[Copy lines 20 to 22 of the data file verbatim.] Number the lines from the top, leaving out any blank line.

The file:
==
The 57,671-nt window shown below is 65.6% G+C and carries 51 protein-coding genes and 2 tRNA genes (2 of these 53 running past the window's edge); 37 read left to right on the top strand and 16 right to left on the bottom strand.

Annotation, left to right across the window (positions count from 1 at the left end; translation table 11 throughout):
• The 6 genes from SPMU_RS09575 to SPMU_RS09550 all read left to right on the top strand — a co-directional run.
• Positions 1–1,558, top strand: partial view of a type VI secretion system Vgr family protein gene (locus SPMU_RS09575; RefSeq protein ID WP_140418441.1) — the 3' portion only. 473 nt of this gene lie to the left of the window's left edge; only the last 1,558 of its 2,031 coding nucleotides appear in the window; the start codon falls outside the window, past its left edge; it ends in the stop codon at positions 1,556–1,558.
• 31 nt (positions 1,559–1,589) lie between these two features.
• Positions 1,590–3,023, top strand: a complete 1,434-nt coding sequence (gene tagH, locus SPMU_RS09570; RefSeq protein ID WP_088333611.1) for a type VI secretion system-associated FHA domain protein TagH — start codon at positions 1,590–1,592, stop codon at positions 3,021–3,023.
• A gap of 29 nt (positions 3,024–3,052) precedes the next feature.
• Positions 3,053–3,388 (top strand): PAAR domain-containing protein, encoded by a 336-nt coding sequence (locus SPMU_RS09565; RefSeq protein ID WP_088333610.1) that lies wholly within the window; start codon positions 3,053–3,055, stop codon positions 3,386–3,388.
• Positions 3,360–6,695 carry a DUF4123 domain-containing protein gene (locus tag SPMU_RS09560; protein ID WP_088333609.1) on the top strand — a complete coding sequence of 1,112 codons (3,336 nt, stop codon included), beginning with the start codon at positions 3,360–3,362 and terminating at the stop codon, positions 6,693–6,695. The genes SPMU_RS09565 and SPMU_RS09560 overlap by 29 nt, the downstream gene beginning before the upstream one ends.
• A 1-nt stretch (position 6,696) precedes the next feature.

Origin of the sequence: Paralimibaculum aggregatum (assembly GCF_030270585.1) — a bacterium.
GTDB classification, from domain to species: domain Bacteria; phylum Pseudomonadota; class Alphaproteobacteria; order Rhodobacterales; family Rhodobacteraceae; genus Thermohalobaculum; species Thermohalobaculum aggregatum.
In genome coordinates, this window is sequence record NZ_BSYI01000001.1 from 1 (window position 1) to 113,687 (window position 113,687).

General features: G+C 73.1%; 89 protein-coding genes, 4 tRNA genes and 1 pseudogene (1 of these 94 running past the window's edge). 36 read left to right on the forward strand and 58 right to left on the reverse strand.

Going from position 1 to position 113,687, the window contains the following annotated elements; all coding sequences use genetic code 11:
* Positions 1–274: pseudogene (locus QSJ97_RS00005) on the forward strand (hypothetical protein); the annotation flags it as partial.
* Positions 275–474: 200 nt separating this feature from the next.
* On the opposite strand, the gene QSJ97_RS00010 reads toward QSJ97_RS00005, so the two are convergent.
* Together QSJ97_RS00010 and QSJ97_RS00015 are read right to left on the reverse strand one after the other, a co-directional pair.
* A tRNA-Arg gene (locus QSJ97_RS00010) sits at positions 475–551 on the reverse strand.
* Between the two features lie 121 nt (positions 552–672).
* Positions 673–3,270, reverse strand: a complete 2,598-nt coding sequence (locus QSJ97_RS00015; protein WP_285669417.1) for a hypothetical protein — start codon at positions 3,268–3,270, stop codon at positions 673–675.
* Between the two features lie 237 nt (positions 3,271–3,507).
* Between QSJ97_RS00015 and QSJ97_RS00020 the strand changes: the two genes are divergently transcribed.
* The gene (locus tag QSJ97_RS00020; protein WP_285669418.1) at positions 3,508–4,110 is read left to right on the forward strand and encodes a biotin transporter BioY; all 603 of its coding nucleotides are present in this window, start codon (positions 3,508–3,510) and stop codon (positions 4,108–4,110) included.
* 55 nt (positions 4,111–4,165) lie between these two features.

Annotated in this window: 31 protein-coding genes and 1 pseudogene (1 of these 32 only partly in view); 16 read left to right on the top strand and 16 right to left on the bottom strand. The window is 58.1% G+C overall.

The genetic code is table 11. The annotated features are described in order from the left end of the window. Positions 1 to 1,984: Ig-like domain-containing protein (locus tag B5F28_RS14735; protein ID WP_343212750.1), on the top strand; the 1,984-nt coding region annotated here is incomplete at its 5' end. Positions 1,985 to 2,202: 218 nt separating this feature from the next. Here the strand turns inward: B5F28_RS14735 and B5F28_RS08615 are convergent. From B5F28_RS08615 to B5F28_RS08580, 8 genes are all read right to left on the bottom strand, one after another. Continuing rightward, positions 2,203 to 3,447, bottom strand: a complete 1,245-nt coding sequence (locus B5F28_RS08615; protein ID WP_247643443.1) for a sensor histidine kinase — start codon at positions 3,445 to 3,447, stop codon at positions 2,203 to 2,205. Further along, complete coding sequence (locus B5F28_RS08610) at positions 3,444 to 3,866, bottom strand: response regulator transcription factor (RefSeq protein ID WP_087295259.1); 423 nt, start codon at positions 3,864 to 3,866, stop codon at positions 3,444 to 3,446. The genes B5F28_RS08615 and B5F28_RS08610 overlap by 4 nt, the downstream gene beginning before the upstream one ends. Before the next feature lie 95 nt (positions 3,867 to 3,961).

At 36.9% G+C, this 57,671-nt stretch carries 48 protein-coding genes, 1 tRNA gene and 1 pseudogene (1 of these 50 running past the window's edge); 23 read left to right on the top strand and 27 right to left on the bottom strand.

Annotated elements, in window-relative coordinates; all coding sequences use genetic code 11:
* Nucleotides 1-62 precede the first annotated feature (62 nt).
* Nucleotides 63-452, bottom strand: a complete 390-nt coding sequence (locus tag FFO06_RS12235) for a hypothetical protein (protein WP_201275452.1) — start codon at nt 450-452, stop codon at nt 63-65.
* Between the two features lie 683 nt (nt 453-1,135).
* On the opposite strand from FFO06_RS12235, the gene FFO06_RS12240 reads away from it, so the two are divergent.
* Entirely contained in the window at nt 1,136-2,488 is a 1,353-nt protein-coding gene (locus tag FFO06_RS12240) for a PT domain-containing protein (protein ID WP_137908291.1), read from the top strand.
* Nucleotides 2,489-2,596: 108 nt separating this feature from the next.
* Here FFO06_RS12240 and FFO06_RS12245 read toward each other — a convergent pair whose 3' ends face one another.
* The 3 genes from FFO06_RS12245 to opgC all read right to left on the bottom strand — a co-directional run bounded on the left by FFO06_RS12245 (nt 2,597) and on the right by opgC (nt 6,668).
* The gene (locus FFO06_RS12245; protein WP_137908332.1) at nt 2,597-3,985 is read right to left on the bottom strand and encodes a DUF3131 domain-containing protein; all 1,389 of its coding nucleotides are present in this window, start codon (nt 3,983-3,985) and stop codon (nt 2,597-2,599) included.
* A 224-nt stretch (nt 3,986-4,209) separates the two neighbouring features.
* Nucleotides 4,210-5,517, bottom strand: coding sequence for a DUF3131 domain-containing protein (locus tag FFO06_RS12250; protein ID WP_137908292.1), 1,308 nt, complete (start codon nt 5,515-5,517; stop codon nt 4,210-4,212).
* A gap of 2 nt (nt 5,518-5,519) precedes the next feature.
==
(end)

* A tRNA-Arg gene (locus QSJ97_RS00010) sits at positions 475–551 on the reverse strand.
* Between the two features lie 121 nt (positions 552–672).
* Positions 673–3,270, reverse strand: a complete 2,598-nt coding sequence (locus QSJ97_RS00015; protein WP_285669417.1) for a hypothetical protein — start codon at positions 3,268–3,270, stop codon at positions 673–675.